The editorial categories are research topics that have guided researchers during the recovery phase and continue to be the impetus behind the Documents Project’s digital archive and the Critical Documents book series. Developed by the project’s Editorial Board, each of the teams analyzed this framework and adapted it to their local contexts in developing their research objectives and work plans during the Recovery Phase. Learn more on the Editorial Framework page.
Beatriz González profiles the Colombian photographer Luís Benito Ramos Rodríguez, who produced an important body of work in the years between 1934 and 1950, during the period known as the República Liberal [Liberal Republic]. González, an artist and researcher, describes Ramos as the father of modern Colombian photography, making her case by establishing relationships between his personal life and a number of different social, artistic, and political contexts. She discusses his work in detail: how he made use of technological advances in photography and how he created his own photographic way of looking at things in order to portray a particular segment of society and types of people that had hitherto been ignored by photographers; how he explored the concept of aesthetic beauty from both an artistic and a moral point of view, looking for connections between art and photojournalism; and how his coverage of political and artistic themes prompted the use of images associated with ideas such as “democracy” and “popular culture.” Ramos was involved in the visual invention of a social world in which peasants, workers, and children play leading roles. He understood it as the life of a nation in which sorrow was intertwined with hope.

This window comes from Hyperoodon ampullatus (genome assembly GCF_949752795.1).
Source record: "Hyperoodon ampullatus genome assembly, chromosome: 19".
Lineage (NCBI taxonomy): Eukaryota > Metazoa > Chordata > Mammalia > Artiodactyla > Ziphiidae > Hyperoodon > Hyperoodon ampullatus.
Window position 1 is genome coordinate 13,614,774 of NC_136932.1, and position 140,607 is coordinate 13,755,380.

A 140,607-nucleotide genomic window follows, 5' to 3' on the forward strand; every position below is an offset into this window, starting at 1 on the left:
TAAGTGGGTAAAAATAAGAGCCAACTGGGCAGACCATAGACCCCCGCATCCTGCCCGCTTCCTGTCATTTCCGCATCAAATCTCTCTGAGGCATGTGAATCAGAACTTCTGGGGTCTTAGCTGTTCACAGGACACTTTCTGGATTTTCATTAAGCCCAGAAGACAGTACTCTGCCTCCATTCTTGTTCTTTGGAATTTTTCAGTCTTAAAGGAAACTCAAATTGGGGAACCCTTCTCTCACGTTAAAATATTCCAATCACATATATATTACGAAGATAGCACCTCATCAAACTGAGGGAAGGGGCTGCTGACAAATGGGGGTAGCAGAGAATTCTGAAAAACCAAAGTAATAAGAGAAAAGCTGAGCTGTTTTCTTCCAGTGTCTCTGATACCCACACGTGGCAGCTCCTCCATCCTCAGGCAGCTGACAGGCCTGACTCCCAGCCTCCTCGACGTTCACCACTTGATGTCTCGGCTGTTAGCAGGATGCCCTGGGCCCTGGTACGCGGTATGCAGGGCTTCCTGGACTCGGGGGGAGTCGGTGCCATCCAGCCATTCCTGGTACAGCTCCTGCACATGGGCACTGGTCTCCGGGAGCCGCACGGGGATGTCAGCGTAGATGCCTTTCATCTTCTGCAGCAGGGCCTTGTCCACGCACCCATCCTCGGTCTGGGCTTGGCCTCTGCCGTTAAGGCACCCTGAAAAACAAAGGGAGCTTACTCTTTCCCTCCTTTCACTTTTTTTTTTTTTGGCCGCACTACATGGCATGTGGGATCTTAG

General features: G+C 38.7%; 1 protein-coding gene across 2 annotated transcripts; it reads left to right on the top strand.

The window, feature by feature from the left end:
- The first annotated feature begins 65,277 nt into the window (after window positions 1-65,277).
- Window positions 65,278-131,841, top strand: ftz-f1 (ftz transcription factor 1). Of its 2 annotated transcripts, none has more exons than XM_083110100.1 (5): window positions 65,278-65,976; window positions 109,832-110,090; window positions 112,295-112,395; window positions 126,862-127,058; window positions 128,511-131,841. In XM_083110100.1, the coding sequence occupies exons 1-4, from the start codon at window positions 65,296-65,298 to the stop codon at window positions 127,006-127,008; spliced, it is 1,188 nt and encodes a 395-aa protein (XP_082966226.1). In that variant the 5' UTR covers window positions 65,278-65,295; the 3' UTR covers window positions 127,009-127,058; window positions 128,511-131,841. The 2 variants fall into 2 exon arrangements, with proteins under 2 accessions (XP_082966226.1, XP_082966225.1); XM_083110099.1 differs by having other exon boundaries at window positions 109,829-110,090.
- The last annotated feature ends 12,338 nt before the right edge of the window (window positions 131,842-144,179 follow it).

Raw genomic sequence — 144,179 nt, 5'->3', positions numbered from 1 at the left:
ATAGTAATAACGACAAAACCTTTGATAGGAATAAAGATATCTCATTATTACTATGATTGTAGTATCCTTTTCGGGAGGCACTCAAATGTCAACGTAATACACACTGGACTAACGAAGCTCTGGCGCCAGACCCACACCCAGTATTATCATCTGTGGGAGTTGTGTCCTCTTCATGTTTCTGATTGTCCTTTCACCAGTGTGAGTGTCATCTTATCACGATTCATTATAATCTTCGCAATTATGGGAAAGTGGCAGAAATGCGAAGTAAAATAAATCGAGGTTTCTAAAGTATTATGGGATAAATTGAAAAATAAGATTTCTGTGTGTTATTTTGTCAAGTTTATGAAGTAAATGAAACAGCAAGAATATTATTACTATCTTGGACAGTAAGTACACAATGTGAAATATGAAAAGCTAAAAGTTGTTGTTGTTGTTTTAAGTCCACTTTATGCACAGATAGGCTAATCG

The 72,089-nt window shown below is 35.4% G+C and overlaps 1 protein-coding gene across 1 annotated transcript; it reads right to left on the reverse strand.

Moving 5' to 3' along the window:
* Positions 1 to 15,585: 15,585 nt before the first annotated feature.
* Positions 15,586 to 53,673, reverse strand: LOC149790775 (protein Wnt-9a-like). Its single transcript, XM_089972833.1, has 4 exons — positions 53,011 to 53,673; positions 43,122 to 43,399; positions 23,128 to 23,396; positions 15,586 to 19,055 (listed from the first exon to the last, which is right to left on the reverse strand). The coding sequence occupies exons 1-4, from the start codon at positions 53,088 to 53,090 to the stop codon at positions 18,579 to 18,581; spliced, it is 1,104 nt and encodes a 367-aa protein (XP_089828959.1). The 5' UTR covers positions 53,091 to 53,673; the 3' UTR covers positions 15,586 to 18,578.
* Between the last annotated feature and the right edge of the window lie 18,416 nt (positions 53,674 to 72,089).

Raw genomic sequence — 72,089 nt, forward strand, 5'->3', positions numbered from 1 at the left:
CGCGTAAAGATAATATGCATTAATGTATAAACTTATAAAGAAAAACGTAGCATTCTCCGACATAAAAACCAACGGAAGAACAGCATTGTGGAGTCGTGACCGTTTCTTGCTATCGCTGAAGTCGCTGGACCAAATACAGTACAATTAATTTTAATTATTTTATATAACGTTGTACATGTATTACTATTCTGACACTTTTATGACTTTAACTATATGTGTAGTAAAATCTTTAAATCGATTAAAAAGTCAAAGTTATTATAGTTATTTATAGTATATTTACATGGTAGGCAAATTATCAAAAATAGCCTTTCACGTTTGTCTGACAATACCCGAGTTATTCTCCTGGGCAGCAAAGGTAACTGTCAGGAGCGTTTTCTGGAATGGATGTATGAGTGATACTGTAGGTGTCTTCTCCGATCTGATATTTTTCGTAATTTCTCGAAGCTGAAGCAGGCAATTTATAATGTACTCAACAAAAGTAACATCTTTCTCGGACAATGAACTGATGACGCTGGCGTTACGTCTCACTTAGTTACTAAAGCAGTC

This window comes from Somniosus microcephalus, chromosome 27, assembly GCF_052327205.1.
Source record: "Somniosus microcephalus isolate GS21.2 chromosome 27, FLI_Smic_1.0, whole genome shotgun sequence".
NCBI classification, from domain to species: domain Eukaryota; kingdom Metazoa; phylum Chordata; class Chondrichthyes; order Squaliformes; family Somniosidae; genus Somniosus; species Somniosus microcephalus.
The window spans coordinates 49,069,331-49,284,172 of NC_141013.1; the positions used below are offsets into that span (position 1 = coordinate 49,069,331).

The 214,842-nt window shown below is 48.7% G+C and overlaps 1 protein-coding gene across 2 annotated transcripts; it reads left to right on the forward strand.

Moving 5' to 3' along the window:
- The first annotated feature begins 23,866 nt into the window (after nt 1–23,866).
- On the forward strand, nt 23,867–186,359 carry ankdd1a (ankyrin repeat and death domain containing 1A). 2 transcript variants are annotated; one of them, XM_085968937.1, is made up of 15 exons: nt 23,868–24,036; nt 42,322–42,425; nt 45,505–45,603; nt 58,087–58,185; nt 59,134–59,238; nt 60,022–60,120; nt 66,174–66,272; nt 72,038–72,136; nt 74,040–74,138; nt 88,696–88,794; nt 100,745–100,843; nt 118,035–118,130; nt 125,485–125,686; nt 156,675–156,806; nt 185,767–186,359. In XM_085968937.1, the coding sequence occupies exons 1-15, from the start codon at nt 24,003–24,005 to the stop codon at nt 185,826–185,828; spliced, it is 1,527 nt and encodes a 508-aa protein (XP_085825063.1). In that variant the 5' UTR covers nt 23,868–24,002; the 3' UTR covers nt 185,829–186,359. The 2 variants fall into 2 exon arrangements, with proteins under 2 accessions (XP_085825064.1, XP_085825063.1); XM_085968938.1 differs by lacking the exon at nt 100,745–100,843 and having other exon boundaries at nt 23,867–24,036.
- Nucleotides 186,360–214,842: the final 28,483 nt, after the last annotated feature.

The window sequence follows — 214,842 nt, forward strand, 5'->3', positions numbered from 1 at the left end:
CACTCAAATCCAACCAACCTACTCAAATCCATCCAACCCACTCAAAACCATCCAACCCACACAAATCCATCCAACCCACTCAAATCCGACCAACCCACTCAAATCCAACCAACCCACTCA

In Colombia in the 1980s, the Banco de la República launched a program designed to preserve the country’s photographic heritage. This led to the publication of a number of documents, among them a book about Luís B. Ramos (1899-1955). The program stressed the testimonial nature of photography, especially as it contributed to the development of a “national identity.” The proposed documentation was to be guided by criteria that helped to explain the relationships between institutional, social, and artistic aspects of life, including the social, political, and economic functions and uses of projects of this nature (see: Patricia Londoño, El patrimonio fotográfico en Colombia: estado de la cuestión [Colombia’s Photographic Heritage: The State of the Matter], doc. # 1100077).
The analysis of the relationship between art and society is yet another prism through which to consider the article by the artist and researcher Beatriz González (b. 1938). This article identifies a connection between a particular type of photography and the appearance of a variety of features that define a society as “modern.” After the 1930s, the western world established a cultural template concerning the social uses of photographic images. This trend has been expressed in ideas such as the masses, the people, and democracy, and is linked to the specific function of institutions such as nation states, the media, and civil organizations.
The body of work that Ramos created fits within this context. This artist-photographer’s photographs publicly acknowledge the “marginalized society” that was supposed to be part of the civilizing trend of the period. Ramos believed he was documenting a “real society” that had been around for some time. But his work played a part in developing and defining a new social order. This cultural phenomenon helps to explain why Ramos’ photography echoes the aesthetic canon that can be found in the images of great Latin American photographers such as the Peruvian Martín Chambi (1891–1973) and the Mexican Manuel Álvarez Bravo (1904-2002).